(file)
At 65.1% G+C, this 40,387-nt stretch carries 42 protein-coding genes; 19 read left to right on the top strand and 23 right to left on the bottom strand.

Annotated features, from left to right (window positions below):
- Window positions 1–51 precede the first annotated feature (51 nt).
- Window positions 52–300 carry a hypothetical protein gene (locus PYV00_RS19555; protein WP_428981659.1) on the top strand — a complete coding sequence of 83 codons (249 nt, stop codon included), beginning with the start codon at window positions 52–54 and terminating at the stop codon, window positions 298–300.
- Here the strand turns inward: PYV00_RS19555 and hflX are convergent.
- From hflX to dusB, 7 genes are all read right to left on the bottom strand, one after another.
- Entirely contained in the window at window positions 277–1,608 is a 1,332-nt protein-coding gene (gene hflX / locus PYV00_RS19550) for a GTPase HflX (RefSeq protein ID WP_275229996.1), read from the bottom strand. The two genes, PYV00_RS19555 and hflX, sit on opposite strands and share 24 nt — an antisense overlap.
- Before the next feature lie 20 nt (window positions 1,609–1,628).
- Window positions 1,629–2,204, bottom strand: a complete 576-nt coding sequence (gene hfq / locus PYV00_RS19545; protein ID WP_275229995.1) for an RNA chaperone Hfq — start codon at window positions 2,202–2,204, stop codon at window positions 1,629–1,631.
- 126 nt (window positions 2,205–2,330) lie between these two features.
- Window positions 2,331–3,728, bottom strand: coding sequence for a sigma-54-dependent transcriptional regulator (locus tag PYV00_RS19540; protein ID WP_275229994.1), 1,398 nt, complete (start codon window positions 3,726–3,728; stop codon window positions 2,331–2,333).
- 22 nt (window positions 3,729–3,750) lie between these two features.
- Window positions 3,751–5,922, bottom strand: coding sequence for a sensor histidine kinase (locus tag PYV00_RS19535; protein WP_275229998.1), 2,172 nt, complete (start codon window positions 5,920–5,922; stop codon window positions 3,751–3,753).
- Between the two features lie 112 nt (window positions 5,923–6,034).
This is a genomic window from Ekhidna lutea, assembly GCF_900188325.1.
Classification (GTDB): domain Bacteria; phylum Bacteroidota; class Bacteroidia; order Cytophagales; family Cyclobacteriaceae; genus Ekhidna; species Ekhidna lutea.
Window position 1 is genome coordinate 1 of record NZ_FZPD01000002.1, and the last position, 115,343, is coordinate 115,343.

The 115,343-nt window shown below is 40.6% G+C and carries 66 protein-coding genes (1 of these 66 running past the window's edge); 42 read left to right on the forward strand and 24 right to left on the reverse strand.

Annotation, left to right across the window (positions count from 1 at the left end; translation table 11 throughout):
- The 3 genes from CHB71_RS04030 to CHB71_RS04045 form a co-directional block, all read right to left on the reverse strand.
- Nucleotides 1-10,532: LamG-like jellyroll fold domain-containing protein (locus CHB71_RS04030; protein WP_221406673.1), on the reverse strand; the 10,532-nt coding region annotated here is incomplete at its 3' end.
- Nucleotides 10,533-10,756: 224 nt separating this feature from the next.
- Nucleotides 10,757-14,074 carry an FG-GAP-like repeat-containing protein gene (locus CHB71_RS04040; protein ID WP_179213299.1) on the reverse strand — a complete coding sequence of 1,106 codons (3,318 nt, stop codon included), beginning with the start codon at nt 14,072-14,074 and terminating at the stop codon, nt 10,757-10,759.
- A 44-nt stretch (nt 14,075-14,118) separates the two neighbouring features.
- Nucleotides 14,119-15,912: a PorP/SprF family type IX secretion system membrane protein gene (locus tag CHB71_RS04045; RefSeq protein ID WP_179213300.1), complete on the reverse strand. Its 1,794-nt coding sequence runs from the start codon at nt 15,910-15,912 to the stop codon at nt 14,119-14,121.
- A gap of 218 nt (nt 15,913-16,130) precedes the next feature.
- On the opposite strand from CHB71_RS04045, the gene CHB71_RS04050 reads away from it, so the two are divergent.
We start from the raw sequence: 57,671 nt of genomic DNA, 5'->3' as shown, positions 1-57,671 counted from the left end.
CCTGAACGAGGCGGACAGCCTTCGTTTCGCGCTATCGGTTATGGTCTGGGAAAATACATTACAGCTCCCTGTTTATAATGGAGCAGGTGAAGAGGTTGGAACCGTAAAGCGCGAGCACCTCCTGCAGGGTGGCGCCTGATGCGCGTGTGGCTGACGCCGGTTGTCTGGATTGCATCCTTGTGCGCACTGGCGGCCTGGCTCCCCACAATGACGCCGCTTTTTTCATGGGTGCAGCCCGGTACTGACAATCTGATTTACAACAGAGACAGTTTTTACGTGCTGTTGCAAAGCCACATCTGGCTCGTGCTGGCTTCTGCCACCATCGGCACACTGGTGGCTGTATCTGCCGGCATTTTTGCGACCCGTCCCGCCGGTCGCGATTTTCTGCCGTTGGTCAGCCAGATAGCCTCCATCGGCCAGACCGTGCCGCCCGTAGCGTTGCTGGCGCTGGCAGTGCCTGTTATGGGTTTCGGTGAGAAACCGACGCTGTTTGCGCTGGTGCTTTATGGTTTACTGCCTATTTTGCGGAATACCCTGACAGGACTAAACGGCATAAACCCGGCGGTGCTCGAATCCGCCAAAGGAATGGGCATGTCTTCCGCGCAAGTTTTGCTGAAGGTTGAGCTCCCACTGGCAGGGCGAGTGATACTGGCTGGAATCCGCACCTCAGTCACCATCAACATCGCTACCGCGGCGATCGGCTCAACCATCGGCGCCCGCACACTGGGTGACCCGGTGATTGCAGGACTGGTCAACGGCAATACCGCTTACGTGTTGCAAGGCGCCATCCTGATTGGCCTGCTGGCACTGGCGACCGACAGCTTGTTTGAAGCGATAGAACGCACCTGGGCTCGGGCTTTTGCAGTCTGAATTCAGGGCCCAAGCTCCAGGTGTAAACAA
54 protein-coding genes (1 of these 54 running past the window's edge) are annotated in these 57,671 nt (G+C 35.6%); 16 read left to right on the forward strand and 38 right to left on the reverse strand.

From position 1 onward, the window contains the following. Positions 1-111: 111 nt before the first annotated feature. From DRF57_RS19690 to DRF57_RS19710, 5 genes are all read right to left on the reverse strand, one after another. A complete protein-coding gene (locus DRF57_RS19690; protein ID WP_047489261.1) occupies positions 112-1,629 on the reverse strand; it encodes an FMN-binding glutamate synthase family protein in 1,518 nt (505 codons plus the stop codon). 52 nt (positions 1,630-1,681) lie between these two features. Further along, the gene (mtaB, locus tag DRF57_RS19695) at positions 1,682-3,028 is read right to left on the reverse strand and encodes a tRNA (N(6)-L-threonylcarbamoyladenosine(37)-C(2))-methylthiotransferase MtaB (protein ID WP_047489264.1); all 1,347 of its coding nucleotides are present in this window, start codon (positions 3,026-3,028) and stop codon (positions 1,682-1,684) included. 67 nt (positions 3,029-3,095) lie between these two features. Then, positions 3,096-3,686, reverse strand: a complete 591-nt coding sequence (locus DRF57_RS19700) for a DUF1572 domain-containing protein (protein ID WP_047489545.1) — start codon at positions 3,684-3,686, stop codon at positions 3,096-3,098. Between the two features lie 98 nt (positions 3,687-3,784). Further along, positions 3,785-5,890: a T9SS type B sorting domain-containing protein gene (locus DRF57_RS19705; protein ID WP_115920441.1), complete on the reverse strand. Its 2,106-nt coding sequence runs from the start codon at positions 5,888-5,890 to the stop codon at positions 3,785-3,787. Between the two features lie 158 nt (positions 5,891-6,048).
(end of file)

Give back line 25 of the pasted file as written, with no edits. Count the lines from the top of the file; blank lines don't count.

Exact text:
- Nucleotides 14,119-15,912: a PorP/SprF family type IX secretion system membrane protein gene (locus tag CHB71_RS04045; RefSeq protein ID WP_179213300.1), complete on the reverse strand. Its 1,794-nt coding sequence runs from the start codon at nt 15,910-15,912 to the stop codon at nt 14,119-14,121.